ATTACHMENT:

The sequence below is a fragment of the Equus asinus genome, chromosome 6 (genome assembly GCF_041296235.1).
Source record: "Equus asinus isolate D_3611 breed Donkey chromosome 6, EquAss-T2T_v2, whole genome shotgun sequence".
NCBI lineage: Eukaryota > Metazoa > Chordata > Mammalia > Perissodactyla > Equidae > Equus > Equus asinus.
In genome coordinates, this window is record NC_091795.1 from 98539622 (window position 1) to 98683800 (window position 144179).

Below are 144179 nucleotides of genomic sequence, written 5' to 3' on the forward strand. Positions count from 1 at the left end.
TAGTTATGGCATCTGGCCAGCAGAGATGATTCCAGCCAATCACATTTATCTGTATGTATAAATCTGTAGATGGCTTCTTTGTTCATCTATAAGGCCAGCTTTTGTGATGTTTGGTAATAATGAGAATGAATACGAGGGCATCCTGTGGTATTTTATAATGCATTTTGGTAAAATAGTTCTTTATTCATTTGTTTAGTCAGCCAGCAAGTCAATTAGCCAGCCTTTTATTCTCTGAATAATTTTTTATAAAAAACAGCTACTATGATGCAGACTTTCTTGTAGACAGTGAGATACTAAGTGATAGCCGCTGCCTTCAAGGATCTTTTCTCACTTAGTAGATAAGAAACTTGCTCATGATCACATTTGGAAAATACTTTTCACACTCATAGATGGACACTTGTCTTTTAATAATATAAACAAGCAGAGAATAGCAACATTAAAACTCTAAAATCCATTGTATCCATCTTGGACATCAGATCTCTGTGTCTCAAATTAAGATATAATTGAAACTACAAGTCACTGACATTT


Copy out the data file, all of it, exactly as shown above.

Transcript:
The sequence below is a fragment of the Equus asinus genome, chromosome 6 (genome assembly GCF_041296235.1).
Source record: "Equus asinus isolate D_3611 breed Donkey chromosome 6, EquAss-T2T_v2, whole genome shotgun sequence".
NCBI lineage: Eukaryota > Metazoa > Chordata > Mammalia > Perissodactyla > Equidae > Equus > Equus asinus.
In genome coordinates, this window is record NC_091795.1 from 98539622 (window position 1) to 98683800 (window position 144179).

Below are 144179 nucleotides of genomic sequence, written 5' to 3' on the forward strand. Positions count from 1 at the left end.
TAGTTATGGCATCTGGCCAGCAGAGATGATTCCAGCCAATCACATTTATCTGTATGTATAAATCTGTAGATGGCTTCTTTGTTCATCTATAAGGCCAGCTTTTGTGATGTTTGGTAATAATGAGAATGAATACGAGGGCATCCTGTGGTATTTTATAATGCATTTTGGTAAAATAGTTCTTTATTCATTTGTTTAGTCAGCCAGCAAGTCAATTAGCCAGCCTTTTATTCTCTGAATAATTTTTTATAAAAAACAGCTACTATGATGCAGACTTTCTTGTAGACAGTGAGATACTAAGTGATAGCCGCTGCCTTCAAGGATCTTTTCTCACTTAGTAGATAAGAAACTTGCTCATGATCACATTTGGAAAATACTTTTCACACTCATAGATGGACACTTGTCTTTTAATAATATAAACAAGCAGAGAATAGCAACATTAAAACTCTAAAATCCATTGTATCCATCTTGGACATCAGATCTCTGTGTCTCAAATTAAGATATAATTGAAACTACAAGTCACTGACATTT